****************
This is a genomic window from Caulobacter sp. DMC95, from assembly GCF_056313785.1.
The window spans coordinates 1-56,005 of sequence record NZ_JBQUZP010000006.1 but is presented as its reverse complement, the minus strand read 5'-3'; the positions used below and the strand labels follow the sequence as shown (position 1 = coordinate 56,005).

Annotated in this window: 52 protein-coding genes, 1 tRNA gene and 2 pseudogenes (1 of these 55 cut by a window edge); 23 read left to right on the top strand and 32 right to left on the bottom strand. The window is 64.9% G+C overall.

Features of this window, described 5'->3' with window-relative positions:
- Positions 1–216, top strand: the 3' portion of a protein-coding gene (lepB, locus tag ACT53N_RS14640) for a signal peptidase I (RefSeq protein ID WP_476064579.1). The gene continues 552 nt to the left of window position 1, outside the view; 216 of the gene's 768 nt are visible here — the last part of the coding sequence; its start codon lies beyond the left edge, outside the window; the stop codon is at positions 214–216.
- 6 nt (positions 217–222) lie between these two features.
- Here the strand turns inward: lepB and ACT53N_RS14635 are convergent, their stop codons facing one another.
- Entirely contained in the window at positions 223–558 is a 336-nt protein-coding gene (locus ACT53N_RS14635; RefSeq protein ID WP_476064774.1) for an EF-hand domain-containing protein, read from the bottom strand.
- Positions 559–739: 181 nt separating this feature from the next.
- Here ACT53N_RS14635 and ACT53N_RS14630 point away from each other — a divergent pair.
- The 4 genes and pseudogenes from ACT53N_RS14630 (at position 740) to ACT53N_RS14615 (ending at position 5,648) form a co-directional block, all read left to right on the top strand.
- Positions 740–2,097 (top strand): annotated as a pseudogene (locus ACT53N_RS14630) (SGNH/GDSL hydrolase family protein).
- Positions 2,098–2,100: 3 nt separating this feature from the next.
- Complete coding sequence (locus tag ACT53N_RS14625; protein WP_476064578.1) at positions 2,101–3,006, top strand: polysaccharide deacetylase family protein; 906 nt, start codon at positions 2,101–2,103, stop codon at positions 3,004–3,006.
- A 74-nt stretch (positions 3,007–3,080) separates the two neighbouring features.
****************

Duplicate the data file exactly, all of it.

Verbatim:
This is a genomic window from Caulobacter sp. DMC95, from assembly GCF_056313785.1.
The window spans coordinates 1-56,005 of sequence record NZ_JBQUZP010000006.1 but is presented as its reverse complement, the minus strand read 5'-3'; the positions used below and the strand labels follow the sequence as shown (position 1 = coordinate 56,005).

Annotated in this window: 52 protein-coding genes, 1 tRNA gene and 2 pseudogenes (1 of these 55 cut by a window edge); 23 read left to right on the top strand and 32 right to left on the bottom strand. The window is 64.9% G+C overall.

Features of this window, described 5'->3' with window-relative positions:
- Positions 1–216, top strand: the 3' portion of a protein-coding gene (lepB, locus tag ACT53N_RS14640) for a signal peptidase I (RefSeq protein ID WP_476064579.1). The gene continues 552 nt to the left of window position 1, outside the view; 216 of the gene's 768 nt are visible here — the last part of the coding sequence; its start codon lies beyond the left edge, outside the window; the stop codon is at positions 214–216.
- 6 nt (positions 217–222) lie between these two features.
- Here the strand turns inward: lepB and ACT53N_RS14635 are convergent, their stop codons facing one another.
- Entirely contained in the window at positions 223–558 is a 336-nt protein-coding gene (locus ACT53N_RS14635; RefSeq protein ID WP_476064774.1) for an EF-hand domain-containing protein, read from the bottom strand.
- Positions 559–739: 181 nt separating this feature from the next.
- Here ACT53N_RS14635 and ACT53N_RS14630 point away from each other — a divergent pair.
- The 4 genes and pseudogenes from ACT53N_RS14630 (at position 740) to ACT53N_RS14615 (ending at position 5,648) form a co-directional block, all read left to right on the top strand.
- Positions 740–2,097 (top strand): annotated as a pseudogene (locus ACT53N_RS14630) (SGNH/GDSL hydrolase family protein).
- Positions 2,098–2,100: 3 nt separating this feature from the next.
- Complete coding sequence (locus tag ACT53N_RS14625; protein WP_476064578.1) at positions 2,101–3,006, top strand: polysaccharide deacetylase family protein; 906 nt, start codon at positions 2,101–2,103, stop codon at positions 3,004–3,006.
- A 74-nt stretch (positions 3,007–3,080) separates the two neighbouring features.